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Breast Cancer Recurrence: Younger Women at Higher Risk

Women Under 45 With Early Breast Cancer Appear at Highest Risk of Having Cancer Return, Study Finds
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WebMD Health News
Reviewed by Laura J. Martin, MD

Nov. 4, 2010 (San Diego) -- A study of nearly 600 younger women with a very early stage of breast cancer suggests that women under age 45 are at higher risk of recurrence.

Canadian researchers studied women with ductal carcinoma in situ (DCIS) who were given the standard treatment of breast-conserving surgery followed by radiation, says study head Iwa Kong, MD, a clinical research fellow in radiation oncology at Sunnybrook Health Sciences Center in Toronto.

By an average of nearly eight years after treatment, cancer had come back in the affected breast of 18% of women under 45, compared with 11% of women aged 45 to 50.

"Based on previous large randomized trials [of women of all ages], we expected a recurrence rate of about 10%, so it's almost double in younger women," Kong tells WebMD.

Most Returning Breast Cancers Are Invasive

Most of the returning tumors represented invasive cancers, which are further along and more worrisome than DCIS, she says.

A total of 12% of women under 45 suffered a recurrent invasive cancer vs. 7% of women aged 45 to 50.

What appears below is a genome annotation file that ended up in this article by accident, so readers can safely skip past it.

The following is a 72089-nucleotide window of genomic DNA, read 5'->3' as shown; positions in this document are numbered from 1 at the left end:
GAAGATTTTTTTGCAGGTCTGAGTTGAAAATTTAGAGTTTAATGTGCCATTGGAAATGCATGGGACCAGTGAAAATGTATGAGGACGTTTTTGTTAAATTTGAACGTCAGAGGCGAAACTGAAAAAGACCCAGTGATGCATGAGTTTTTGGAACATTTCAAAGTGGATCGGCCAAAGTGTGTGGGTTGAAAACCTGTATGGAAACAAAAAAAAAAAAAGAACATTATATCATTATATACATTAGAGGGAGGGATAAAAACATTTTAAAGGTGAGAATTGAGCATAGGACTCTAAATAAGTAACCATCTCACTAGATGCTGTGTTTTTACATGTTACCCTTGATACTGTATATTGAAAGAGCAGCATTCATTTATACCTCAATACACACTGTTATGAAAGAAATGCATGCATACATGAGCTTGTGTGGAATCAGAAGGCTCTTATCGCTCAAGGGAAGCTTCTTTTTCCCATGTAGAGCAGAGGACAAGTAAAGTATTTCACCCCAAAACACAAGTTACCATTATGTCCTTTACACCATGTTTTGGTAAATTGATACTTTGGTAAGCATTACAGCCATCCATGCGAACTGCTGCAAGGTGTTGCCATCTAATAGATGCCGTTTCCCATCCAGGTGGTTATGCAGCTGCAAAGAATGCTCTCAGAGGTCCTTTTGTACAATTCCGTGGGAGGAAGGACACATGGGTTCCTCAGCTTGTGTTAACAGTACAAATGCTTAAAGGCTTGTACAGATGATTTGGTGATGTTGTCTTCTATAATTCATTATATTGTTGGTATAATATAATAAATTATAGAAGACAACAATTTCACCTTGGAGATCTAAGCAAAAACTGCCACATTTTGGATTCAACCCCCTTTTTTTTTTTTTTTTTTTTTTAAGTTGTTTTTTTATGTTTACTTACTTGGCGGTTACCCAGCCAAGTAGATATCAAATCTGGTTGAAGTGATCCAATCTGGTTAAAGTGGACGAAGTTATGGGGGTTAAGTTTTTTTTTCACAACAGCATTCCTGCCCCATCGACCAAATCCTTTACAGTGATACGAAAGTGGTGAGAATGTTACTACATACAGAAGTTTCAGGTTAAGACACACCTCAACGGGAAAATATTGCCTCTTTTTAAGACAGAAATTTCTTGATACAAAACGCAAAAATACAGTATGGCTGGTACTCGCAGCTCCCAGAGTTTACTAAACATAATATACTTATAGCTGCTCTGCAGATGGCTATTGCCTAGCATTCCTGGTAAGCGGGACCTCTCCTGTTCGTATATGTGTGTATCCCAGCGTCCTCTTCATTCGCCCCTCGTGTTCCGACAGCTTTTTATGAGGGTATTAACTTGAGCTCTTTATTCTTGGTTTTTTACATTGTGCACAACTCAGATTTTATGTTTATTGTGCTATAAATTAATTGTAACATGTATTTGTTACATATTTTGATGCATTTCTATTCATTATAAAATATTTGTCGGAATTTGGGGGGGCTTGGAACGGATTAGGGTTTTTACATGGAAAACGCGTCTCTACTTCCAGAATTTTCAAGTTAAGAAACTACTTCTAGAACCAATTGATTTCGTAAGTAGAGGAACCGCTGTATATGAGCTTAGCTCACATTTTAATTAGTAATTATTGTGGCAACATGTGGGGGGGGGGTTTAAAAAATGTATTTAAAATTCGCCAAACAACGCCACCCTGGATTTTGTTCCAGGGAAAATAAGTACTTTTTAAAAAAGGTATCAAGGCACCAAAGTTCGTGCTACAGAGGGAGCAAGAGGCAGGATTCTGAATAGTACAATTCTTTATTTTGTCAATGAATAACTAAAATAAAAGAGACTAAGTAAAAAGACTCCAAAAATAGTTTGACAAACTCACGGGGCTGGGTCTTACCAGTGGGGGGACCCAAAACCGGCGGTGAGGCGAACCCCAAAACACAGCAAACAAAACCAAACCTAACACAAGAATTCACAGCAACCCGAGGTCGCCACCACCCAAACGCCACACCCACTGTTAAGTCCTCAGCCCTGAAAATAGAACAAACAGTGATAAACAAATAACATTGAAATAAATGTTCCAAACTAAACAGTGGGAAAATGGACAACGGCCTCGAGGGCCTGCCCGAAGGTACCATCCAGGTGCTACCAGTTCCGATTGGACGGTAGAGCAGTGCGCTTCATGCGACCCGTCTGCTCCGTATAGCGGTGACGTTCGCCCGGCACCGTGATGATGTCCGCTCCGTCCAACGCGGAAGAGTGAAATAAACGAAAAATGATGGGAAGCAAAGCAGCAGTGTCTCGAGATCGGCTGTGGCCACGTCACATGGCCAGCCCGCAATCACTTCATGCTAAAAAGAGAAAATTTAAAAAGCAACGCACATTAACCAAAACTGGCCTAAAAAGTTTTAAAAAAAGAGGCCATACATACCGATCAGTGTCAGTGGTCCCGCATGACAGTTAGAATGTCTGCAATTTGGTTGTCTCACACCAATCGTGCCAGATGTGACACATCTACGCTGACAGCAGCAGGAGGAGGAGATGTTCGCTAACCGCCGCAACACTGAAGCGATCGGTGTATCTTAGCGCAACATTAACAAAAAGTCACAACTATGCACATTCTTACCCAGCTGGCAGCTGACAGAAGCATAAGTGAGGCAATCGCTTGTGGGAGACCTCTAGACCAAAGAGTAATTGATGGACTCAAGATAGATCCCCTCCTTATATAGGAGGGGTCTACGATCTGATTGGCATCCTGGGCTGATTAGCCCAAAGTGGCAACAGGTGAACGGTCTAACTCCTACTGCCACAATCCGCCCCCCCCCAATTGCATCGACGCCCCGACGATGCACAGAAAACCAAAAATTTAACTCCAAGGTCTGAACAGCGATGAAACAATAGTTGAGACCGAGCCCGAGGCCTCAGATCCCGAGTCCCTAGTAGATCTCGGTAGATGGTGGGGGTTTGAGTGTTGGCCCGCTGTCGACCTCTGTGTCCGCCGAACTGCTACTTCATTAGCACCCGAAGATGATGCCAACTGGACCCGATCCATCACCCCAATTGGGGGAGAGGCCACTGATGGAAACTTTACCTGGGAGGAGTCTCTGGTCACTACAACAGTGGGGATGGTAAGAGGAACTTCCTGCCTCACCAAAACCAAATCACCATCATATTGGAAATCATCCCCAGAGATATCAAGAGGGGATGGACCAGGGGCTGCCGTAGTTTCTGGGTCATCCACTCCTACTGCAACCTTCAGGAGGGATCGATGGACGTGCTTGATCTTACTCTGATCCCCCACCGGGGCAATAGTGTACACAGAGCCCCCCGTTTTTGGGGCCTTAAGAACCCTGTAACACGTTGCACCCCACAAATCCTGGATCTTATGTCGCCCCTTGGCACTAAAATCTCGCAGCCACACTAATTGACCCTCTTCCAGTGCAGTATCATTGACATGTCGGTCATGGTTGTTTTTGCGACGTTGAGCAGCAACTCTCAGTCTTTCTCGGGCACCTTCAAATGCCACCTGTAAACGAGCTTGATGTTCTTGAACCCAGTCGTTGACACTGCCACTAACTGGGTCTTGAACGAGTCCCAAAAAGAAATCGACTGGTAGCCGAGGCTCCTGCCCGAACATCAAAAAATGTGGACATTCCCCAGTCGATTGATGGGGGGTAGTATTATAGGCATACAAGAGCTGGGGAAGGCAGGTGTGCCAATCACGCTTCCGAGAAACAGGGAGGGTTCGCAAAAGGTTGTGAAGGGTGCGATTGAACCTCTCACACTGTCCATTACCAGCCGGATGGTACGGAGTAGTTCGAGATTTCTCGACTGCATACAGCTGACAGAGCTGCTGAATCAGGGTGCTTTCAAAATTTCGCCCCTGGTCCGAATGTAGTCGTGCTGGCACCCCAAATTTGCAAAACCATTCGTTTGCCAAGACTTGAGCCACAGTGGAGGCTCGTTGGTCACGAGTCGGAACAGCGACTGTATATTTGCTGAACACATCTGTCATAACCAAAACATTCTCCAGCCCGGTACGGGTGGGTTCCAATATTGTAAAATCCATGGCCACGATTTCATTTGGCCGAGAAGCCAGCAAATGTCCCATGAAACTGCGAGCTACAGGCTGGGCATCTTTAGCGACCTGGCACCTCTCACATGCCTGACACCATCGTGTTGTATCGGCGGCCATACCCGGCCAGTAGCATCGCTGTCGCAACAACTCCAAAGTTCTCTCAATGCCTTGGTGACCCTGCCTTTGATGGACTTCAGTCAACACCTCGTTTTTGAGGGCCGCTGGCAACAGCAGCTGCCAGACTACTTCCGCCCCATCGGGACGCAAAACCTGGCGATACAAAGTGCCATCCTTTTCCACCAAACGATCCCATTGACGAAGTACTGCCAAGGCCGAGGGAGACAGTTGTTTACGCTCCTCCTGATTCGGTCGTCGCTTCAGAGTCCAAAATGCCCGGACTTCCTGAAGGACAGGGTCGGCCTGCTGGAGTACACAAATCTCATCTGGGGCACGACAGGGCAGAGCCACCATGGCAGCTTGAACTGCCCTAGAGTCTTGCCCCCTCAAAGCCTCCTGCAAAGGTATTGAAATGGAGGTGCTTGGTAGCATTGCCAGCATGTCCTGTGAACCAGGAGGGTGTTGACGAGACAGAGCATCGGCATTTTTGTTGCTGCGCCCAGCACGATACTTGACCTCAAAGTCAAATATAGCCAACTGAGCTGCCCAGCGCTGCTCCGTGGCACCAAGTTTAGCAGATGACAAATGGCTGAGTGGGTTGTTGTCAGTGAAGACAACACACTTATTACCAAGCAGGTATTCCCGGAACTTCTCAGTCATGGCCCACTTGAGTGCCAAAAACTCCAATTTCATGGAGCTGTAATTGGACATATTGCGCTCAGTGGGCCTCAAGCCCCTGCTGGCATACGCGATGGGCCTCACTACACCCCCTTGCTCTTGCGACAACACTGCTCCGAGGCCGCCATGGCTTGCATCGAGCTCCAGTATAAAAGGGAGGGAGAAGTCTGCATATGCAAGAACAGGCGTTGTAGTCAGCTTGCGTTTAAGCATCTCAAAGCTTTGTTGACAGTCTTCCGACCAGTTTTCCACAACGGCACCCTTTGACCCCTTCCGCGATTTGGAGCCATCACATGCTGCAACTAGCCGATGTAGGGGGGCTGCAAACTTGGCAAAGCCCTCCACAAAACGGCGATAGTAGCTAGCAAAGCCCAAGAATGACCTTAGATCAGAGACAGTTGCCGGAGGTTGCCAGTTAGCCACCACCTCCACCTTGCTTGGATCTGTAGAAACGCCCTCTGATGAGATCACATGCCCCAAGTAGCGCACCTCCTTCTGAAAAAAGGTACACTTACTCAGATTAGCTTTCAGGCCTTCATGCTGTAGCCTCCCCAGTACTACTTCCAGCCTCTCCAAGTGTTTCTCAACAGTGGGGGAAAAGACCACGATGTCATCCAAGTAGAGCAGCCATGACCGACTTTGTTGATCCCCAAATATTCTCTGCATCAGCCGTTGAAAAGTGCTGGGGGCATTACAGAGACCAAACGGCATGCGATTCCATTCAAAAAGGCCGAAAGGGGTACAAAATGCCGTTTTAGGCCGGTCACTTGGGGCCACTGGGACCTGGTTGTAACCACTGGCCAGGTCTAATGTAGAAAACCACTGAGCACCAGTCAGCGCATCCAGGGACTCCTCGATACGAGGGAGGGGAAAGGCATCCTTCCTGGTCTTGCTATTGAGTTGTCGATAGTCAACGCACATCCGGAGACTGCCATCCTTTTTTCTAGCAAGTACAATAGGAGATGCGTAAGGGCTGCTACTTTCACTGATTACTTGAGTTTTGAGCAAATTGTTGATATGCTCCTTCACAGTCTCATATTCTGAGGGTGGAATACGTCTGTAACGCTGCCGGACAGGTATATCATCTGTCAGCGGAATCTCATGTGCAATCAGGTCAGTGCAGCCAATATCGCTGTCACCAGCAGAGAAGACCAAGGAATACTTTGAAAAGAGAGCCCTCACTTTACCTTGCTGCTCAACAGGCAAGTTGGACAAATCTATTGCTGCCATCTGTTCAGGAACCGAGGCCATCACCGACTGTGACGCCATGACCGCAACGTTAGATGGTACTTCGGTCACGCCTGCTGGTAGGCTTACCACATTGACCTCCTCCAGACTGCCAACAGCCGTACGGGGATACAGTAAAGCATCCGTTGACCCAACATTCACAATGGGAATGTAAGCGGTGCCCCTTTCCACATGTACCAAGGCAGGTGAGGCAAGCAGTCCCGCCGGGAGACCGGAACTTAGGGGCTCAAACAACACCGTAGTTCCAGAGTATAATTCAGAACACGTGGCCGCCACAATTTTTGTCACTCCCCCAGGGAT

"That corresponds to a 70% increased risk of getting a recurrent invasive cancer if you're under 45," Kong says. Although this finding could have been due to chance, Kong says she expects the increased risk in the younger women to become more prominent over time.

"This was a very strong trend, with the difference [in recurrence rates] between the two groups becoming bigger and bigger over time," Kong explains.

The findings were presented at the annual meeting of the American Society for Radiation Oncology.

Previous Studies Include Few Younger Women With DCIS

DCIS accounts for about one in four newly diagnosed breast cancers in North America, Kong says.

Some previous studies have shown increased rates of recurrence in younger women with DCIS, who tend to have either a genetic predisposition to breast cancer or a family history of breast cancer, she says.

"But other studies did not [show increased rates of recurrence in younger women], and all the studies included few women under age 50," Kong says.

Additionally, there is no standard definition of "younger," she says. "Is it under 39? 45? 50?" Kong says.

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